**Figure 6:**
Power spectra for the standard cold dark matter
model (scale invariant scalar adiabatic initial conditions with
, *h*=0.5 and ). Notice that
*B*-polarization is absent, *E*-polarization scales as
at large angles and the cross correlation ()is negative at large
angles and reflects the acoustic oscillations at small angles.
In particular the phase of the *EE* and acoustic peaks is set by the temperature oscillations (see §IVB).

These scaling relations
between the metric and anisotropic
scattering sources of the temperature and polarization are important
for understanding the large angle behavior of the polarization and
temperature polarization cross spectrum. Here last scattering
is effectively instantaneous compared with the scale of the
perturbation and the tight coupling remains a good approximation
through last scattering.

For the scalars, the Euler equation (80)
may be used to express the scalar velocity and hence the
polarization in terms of
the effective temperature,

| |
(73) |

Since ,
has the same sign as before itself can change
signs,
assuming reasonable initial conditions.
It then follows that *P*^{(0)} is also of the same sign
and is of order
| |
(74) |

which is strongly suppressed for .
The definite sign leads to a definite prediction
for the sign of the temperature polarization cross correlation
on large angles.
For the vectors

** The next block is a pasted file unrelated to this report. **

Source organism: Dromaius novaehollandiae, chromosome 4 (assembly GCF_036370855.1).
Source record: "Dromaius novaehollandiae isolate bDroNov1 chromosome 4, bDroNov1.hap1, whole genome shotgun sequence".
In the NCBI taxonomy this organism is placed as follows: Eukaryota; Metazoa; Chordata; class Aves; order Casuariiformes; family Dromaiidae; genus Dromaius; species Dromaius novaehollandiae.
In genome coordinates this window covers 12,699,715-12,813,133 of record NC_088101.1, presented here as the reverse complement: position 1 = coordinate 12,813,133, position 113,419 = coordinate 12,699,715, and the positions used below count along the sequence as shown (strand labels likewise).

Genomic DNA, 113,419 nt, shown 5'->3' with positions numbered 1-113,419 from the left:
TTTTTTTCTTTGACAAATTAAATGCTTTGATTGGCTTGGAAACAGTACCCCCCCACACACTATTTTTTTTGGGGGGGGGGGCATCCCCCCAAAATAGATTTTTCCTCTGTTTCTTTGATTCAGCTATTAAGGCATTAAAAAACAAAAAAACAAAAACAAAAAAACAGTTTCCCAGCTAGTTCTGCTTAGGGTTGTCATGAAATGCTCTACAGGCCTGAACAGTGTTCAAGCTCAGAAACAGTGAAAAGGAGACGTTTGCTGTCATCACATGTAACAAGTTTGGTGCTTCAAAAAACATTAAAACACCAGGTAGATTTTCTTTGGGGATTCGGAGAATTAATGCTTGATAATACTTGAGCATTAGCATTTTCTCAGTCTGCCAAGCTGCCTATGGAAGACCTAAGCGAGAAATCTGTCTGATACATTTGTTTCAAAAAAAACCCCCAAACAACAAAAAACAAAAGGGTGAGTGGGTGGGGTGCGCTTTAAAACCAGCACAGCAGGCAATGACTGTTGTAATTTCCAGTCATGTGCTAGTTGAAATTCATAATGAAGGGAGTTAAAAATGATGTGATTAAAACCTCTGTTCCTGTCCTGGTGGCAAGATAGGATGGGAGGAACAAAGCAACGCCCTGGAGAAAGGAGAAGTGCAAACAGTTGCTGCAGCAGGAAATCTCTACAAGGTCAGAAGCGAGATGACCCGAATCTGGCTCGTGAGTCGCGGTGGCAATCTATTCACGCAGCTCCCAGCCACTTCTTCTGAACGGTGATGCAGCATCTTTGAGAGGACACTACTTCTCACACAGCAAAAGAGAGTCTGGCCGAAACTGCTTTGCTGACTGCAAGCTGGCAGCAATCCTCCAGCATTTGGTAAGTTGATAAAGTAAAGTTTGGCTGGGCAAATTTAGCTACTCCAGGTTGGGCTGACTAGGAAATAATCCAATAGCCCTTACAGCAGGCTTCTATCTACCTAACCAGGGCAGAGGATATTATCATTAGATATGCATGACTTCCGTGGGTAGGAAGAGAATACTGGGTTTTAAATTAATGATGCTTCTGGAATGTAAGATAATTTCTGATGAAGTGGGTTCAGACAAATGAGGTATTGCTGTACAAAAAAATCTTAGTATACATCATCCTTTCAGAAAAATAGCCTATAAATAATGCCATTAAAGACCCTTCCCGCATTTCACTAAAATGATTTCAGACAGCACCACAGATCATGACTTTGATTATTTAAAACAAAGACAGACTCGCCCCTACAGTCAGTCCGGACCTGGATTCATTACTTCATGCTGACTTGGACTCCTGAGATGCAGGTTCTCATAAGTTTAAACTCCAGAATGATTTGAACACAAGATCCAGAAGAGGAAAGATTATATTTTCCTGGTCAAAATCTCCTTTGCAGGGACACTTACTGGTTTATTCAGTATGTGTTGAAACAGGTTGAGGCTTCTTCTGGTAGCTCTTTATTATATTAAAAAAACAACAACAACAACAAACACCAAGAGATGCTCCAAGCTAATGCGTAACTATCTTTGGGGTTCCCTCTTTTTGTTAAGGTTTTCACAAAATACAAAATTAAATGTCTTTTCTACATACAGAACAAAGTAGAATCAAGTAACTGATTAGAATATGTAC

| |
(75) |

and is both suppressed and has a definite sign
in relation to the metric fluctuation. The tensor relation
to the metric is given in Eqn. (90).
In fact, in all three cases the dominant
source of temperature perturbations has the *same* sign as
the anisotropic scattering source *P*^{(m)}. From
Eqn. (79), differences in the
sense of the
cross correlation between temperature and polarization thus
arise only due to geometric reasons in the projection
of the sources
(see Fig. 5). On angles larger than the
horizon at last scattering, the scalar and vector is negative whereas the tensor cross power is positive
[9,21].
On smaller scales, the scalar polarization follows the velocity
in the tight coupling regime. It is instructive to recall the
solutions for the acoustic oscillations from
Eqn. (83). The velocity oscillates out of phase with the temperature and hence the *E*-polarization
acoustic peaks will be out of phase with the temperature
peaks (see Fig. 6). The cross correlation oscillates
as and hence has twice the
frequency. Thus between peaks of the polarization and temperature
power spectra (which represents *both* peaks and troughs of
the temperature amplitude) the cross correlation
peaks. The structure of the cross correlation
can be used to measure the acoustic phase (for adiabatic models) and how
it changes with scale just as the temperature but like the *EE*
power spectrum [27] has the added
benefit of probing slightly larger scales than
the first temperature peak.
This property can help distinguish adiabatic
and isocurvature models due to causal constraints on
the generation of acoustic waves at the horizon at last scattering
[28].

Finally, polarization also increases the viscosity of the fluid
by a factor of 6/5, which has significant effects for the
temperature.
Even though the viscous imperfections of the fluid
are small in the tight coupling region they can lead to significant
dissipation of the fluctuations over time
(see §IVD).

** Next:** Entropy and Heat Conduction
** Up:** Photon-Baryon Fluid
** Previous:** Compression and Vorticity
*Wayne Hu*

*9/9/1997*